Finish writing your novel before contacting literary agents. Have other writers read your book, take a novel writing class, or hire an editor. We all have blind spots as writers; identify them before contacting any agents with your novel. And make sure that the first 30 pages or so are especially strong. Agents need to see that you can set up your story effectively.
03Research Literary Agents.
In finding an agent, you'll do much of the same research you do when looking for a job. And as with a job hunt, there are many tools at your disposal. Learn about the essential ones here.
04Write a Query Letter.
Your query letter is your one-page audition: your chance to catch an agent's eye. Introduce your novel with a short, compelling synopsis, then share the credentials you've been working so hard to accumulate. These dos and don'ts will further help you craft a professional, dynamic letter.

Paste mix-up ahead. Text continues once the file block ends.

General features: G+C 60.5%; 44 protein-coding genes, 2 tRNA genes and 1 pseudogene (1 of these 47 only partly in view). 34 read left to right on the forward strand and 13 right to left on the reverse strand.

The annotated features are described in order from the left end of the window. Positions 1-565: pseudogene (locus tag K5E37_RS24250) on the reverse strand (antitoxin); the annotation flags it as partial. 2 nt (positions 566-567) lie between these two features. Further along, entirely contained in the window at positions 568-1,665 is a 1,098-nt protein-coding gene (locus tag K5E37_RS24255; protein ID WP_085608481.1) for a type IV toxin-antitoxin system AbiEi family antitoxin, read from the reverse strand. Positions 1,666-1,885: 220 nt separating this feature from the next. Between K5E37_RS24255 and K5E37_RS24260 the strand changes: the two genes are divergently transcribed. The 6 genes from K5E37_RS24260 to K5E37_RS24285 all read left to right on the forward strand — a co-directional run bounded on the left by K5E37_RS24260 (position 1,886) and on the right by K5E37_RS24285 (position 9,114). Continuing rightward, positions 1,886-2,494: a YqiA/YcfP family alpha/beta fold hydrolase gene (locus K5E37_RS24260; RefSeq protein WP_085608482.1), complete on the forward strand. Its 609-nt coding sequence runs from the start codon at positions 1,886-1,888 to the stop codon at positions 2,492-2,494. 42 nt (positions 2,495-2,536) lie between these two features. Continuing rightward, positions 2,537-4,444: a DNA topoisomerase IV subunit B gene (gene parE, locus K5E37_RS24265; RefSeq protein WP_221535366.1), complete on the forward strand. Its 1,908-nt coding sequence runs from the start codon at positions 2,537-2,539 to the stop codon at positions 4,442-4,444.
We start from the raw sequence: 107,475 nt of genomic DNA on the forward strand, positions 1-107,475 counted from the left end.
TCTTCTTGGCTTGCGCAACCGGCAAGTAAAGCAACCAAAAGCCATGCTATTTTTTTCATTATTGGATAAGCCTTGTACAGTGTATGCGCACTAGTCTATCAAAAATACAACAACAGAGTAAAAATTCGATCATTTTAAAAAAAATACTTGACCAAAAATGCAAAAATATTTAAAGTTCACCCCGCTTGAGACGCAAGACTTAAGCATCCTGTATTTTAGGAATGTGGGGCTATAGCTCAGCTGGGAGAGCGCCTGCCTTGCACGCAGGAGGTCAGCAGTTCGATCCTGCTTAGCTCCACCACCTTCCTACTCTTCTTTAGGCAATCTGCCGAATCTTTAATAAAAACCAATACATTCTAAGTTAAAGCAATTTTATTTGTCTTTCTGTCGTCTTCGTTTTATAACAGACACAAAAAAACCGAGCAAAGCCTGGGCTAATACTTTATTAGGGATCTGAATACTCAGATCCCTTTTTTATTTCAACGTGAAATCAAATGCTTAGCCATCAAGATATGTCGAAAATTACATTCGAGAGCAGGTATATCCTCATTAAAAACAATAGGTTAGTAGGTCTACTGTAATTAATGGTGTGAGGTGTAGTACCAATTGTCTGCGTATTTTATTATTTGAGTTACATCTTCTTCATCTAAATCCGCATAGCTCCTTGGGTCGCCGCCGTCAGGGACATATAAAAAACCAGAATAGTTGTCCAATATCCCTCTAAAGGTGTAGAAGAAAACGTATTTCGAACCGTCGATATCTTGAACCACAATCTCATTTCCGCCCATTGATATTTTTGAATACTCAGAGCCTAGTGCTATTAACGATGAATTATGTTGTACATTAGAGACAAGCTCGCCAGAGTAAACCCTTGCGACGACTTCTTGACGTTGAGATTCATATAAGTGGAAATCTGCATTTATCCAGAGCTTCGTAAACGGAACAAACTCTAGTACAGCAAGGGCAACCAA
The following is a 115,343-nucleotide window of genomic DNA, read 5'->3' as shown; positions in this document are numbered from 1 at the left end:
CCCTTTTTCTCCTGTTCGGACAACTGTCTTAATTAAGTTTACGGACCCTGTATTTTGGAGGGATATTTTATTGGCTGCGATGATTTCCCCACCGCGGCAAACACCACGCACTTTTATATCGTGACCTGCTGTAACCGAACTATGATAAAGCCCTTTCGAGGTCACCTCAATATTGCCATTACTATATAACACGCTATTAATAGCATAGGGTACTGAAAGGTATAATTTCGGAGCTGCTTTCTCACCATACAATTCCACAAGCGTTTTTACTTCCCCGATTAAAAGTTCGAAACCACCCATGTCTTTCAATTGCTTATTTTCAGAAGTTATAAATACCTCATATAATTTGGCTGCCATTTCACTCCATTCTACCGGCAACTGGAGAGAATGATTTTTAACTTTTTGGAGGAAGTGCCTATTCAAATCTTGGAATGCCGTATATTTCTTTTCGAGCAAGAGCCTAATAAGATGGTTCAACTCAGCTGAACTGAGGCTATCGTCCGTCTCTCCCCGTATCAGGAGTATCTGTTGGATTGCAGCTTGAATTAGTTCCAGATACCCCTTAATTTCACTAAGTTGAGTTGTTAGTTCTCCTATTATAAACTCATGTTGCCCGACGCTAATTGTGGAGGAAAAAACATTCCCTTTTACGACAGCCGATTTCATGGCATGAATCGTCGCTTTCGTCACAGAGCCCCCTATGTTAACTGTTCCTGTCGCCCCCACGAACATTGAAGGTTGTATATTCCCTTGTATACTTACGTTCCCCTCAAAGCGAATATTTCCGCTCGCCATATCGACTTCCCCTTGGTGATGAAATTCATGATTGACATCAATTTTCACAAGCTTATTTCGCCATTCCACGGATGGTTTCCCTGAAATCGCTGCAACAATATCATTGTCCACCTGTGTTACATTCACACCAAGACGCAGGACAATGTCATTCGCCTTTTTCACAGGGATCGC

05Start Writing Literary Agents.
Once you've finished your novel and researched the market, you're ready to start querying literary agents. Dive in and see what happens. Even if you don't land an agent right away, hopefully you'll get feedback, both about your writing and about where it might belong.
As you proceed, questions will inevitably come up: What fees should you expect? Can you send to more than one at a time? What if you have more than one book? For answers, refer to the agent FAQs. You can also follow one writer's path to finding an agent.
How to Find a Literary Agent
Though the process of finding a literary agent can be one of the hardest steps in getting a book published, it's also one of the most important. A good agent will help edit your book, get it into the hands of receptive editors, and make sure that you get the best possible deal. So how do you go about this all-important (and time-consuming) process? The steps below will get you started.